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Pro-life leader launches ‘life-affirming, family-strengthening’ health ministry for women

May 24, 2024 Catholic News Agency 0
Valerie Huber, the president and CEO of the Institute for Women’s Health, speaks to EWTN Pro-Life Weekly on Thursday, May 23, 2024 / EWTN News

CNA Staff, May 24, 2024 / 08:00 am (CNA).

One woman is working with world leaders to promote women’s health without also submitting to the pro-abortion ideologies that often come with international aid.

President of the Institute for Women’s Health Valerie Huber spoke with EWTN News President Montse Alvarado on “EWTN Pro-Life Weekly” Thursday about current worldwide efforts to support women’s health from conception until death.

Huber founded the institute after completing her service as the first special representative for global women’s health under former President Donald Trump.

“I had the whole world, but only one focus, and that was promoting women’s health,” she told Alvarado about her tenure in public service. “And to ensure that health was not equated with abortion, because it shouldn’t be, and it’s not.”

Since then, through the Institute, Huber has continued her outreach to various nations to encourage them and provide them with support.

For example, Huber recently worked with the first lady of Uganda to launch the Women’s Optimal Health Framework, a new initiative developed with the pro-life government of Guatemala that marks the “first life-affirming, family-strengthening framework that ministries of health can use in these countries to affirm every life.”

“It’s looking holistically at helping a woman receive optimal health,” Huber said. “That’s not just physical health. It’s emotional health. It’s intellectual health, [it’s] physical health, it’s spiritual health,” she said.

“There’s not another framework that takes these elements, empowers a government and literally empowers a woman and a girl at that community level to have opportunities that she has not had in the past.”

Huber noted that many countries are pressured to promote abortion ideology or else their aid will be taken away.

“What we want to be as the Institute for Women’s Health is that encourager that not only encourages them to stand but gives them the tools and the resources so they can stand,” she said.

This can be a challenge when many U.S. allies equate women’s health with abortion, Huber said.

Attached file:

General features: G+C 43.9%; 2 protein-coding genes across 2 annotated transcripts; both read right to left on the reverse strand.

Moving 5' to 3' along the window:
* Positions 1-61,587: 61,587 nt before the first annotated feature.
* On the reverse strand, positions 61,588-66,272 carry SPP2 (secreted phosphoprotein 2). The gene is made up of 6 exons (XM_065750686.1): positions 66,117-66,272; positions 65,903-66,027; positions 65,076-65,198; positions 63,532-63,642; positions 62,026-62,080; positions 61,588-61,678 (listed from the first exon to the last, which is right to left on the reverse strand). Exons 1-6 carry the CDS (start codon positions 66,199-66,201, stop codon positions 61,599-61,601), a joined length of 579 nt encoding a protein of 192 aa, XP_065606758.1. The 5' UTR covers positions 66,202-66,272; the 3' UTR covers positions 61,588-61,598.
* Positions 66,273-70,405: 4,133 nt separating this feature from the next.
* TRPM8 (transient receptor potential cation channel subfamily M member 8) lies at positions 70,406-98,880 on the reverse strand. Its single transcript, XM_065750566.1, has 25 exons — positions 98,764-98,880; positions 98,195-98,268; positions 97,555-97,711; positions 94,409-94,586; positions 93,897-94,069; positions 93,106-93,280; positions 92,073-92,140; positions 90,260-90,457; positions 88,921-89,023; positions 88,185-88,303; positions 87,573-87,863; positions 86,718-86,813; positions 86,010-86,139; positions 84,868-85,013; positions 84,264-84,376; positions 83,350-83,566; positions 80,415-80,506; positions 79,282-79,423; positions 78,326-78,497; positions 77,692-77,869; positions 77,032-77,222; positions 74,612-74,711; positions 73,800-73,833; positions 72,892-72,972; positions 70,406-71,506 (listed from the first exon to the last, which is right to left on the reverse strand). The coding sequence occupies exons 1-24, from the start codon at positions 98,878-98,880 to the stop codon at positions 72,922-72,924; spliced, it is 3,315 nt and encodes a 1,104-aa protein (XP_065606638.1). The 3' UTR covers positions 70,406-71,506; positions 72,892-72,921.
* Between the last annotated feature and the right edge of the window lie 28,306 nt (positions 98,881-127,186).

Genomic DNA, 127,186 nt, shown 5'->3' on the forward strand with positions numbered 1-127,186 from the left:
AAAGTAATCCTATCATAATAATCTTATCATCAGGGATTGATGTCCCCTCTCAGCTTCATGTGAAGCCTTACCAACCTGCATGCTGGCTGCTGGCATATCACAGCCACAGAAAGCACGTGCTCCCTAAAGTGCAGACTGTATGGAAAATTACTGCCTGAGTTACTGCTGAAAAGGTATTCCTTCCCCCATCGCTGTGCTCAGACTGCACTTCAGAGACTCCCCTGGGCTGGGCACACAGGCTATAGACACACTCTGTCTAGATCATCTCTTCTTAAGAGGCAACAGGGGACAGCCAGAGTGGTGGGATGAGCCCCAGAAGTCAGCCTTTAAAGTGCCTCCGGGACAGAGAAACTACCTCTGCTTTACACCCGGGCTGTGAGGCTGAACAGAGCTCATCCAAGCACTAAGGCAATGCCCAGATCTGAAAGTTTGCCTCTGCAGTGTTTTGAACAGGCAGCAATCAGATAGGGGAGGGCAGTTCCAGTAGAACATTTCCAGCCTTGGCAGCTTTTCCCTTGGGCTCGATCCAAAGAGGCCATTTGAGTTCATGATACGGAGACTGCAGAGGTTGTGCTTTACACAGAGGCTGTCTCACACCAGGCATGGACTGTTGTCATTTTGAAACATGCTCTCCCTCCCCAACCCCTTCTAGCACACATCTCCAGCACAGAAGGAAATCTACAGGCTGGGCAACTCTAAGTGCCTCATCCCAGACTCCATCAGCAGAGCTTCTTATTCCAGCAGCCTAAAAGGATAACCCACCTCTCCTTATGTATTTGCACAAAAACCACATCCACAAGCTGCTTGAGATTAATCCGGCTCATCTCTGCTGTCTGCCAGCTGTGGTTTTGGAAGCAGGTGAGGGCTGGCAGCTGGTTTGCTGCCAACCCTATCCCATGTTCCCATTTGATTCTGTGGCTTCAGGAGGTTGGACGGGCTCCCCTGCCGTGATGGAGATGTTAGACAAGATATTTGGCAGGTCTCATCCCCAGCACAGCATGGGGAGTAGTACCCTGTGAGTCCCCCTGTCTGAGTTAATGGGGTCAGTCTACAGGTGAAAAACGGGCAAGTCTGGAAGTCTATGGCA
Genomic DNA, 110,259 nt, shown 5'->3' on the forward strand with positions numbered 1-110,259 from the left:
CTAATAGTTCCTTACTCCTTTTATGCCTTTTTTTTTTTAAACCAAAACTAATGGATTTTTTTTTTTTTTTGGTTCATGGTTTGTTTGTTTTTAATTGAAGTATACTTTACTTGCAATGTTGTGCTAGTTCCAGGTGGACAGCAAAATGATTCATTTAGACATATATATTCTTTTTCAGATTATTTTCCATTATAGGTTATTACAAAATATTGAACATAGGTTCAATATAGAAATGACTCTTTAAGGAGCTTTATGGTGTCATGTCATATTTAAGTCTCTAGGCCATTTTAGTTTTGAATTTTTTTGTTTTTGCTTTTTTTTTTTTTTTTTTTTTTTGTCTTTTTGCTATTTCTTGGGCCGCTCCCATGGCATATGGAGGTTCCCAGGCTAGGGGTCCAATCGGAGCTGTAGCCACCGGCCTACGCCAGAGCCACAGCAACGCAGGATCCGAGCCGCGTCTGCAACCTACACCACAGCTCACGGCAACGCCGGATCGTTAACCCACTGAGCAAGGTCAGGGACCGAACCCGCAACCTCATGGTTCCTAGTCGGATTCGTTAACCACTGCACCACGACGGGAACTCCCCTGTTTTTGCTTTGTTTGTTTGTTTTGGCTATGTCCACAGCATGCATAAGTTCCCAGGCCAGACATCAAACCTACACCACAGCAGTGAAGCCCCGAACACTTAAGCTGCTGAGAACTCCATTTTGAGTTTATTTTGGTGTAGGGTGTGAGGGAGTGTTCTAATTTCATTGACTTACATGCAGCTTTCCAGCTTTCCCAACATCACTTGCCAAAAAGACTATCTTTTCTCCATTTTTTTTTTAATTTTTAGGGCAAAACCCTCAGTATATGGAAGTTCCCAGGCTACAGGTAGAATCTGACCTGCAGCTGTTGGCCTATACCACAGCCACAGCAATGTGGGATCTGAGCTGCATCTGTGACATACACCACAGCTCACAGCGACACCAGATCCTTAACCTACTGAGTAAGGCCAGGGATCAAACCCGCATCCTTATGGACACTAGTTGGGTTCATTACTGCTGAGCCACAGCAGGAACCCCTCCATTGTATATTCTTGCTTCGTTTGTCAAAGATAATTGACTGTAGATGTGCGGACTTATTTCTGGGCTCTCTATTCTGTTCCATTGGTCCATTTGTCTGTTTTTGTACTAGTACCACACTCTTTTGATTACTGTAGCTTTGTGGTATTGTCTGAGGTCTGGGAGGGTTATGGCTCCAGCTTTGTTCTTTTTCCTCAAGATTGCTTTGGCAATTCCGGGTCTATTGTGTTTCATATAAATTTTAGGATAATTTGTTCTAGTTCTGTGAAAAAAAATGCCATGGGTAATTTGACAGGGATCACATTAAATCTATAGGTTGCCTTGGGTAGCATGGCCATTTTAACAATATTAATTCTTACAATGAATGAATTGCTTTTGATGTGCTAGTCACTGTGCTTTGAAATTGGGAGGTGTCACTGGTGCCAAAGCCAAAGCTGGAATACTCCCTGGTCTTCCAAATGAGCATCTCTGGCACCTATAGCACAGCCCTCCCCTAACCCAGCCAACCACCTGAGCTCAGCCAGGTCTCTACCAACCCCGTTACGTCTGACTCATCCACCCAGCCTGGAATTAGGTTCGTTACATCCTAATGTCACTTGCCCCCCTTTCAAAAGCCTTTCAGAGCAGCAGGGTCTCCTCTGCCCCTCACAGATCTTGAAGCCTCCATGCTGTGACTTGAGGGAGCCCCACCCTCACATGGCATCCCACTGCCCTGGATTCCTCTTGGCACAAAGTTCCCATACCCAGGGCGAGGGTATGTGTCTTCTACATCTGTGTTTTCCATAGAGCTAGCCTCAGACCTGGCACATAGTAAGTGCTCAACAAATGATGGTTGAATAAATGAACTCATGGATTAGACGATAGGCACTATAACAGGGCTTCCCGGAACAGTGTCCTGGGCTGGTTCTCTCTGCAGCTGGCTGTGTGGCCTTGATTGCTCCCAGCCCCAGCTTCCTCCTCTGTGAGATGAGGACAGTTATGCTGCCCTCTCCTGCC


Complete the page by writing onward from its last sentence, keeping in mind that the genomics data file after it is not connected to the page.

“When I was special representative for global women’s health, I saw that women’s health had experienced a devolution where women’s health was being equated with abortion,” Huber said. “It’s just not true. It’s very limiting. It’s a narrative that leaves women who are dying every day behind with no assistance for anything else.”

“Our goal really was to put the focus where it should be, and that is: look at those authentically vulnerable women and girls in countries around the world to which the United States provides foreign assistance, other countries provide foreign assistance.”

When she proposed during the Trump administration that other nations work with the U.S. to address “unsolved conditions” for women worldwide, she found that no countries would “agree to leave abortion out of that equation in order to promote women’s health.”

“I saw that even though at that time, the U.S. administration was very pro-life, many of our traditional allies were not,” she said. “What did that tell me? It told me that the priority was not really helping the women who needed help. It was promoting ideology above women’s health, and actually that women were being used as a vehicle for ideology.”

“It was based on that that I started having conversations with countries that were pro-life, pro-family, that wanted to make genuine improvements to the health of their women and girls,” she continued. “But they were being held back by these conditions that were standing in the way.”

During her time as a representative, she united the U.S. with Brazil, Egypt, Hungary, Indonesia, and Uganda and numerous other countries by initiating the Geneva Consensus Declaration, which stipulated several pro-family principles and rejected the premise of a “human right” to abortion.

Representatives from 37 different nations have signed the declaration, including Sudan, Kenya, Saudi Arabia, Paraguay, and Poland.

The declaration upheld several principles, Huber noted, including that “the family is foundational to society,” that “there is no international right to abortion; it’s not a human right,” and that “the sovereign right of countries to defend life, family, and women’s health with their own laws and not have external meddling, forcing them or pressuring them to change.”

“It created a coalition of nations that said, regardless of where we are, we commit to improve health and thriving for women and girls,” she said.